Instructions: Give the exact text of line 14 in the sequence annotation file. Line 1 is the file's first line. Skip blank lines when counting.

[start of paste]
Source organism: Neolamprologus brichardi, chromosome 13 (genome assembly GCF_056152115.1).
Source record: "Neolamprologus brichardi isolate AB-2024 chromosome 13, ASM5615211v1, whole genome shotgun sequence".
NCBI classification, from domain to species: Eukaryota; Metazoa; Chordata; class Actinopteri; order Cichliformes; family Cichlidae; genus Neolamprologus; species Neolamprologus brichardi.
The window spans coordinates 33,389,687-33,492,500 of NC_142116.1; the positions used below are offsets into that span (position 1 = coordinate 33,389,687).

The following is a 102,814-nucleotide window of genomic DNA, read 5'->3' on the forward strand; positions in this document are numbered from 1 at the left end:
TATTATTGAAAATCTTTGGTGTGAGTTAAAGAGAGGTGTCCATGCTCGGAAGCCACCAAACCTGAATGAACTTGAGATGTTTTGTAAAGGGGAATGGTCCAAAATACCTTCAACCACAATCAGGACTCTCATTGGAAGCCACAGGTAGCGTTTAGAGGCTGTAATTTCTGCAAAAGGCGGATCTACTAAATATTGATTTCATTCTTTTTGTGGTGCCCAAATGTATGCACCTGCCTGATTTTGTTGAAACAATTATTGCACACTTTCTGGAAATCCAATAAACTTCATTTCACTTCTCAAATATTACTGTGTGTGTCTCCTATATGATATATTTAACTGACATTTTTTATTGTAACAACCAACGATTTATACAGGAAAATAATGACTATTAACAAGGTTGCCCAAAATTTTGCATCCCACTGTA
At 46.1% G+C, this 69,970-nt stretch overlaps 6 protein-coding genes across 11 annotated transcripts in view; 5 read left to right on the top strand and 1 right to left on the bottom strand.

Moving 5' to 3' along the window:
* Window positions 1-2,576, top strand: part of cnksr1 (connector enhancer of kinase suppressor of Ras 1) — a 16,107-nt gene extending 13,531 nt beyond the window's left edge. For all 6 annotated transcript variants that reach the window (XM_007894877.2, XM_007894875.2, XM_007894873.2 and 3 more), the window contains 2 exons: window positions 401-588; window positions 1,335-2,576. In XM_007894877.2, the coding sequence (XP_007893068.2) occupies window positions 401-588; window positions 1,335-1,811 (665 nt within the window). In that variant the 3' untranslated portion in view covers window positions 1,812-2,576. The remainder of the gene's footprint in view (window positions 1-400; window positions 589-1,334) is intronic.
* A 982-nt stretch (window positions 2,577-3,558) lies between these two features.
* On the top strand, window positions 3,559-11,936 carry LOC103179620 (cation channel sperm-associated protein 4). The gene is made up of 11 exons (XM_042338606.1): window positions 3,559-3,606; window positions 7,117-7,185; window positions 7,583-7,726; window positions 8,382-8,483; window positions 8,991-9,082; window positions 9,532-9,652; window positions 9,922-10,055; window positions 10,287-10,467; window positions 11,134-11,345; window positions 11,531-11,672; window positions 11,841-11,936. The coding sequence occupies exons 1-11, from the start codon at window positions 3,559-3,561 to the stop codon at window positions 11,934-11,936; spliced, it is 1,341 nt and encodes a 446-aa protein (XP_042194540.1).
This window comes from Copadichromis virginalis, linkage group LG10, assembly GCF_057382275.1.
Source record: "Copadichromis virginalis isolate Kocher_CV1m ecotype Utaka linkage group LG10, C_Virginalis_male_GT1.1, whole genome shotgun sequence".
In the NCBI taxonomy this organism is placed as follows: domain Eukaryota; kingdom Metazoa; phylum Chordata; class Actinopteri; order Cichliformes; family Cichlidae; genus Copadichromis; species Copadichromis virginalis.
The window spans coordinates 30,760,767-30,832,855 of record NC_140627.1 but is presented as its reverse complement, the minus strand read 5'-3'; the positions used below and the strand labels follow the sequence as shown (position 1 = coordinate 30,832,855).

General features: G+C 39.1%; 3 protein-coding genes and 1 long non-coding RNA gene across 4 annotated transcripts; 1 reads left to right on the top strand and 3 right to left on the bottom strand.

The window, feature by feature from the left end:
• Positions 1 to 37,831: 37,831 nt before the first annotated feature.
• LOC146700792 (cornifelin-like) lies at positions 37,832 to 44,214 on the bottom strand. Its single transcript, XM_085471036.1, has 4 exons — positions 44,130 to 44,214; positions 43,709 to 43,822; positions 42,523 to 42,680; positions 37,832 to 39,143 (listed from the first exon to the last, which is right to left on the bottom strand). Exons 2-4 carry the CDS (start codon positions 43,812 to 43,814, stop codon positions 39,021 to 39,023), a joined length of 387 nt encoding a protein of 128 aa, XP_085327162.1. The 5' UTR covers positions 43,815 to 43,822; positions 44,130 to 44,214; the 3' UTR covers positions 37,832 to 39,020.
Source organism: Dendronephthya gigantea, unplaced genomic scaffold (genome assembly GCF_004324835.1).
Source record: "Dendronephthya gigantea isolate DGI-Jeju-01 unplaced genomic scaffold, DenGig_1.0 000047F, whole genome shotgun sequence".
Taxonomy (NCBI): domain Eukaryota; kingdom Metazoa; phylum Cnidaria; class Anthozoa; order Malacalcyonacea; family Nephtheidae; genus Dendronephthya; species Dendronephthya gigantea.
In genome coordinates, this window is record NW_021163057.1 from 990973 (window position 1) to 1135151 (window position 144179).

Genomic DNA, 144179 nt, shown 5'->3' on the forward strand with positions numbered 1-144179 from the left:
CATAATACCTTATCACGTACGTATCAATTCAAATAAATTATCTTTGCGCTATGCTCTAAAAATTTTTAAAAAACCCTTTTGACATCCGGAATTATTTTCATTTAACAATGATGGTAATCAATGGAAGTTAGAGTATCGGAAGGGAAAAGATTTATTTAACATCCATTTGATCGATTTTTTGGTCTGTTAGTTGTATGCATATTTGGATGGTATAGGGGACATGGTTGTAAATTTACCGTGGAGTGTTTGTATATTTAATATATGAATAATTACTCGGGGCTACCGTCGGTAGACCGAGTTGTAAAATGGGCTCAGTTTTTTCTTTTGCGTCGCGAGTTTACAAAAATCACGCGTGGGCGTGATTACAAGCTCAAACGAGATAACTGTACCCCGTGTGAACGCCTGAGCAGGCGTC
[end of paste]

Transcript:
In the NCBI taxonomy this organism is placed as follows: domain Eukaryota; kingdom Metazoa; phylum Chordata; class Actinopteri; order Cichliformes; family Cichlidae; genus Copadichromis; species Copadichromis virginalis.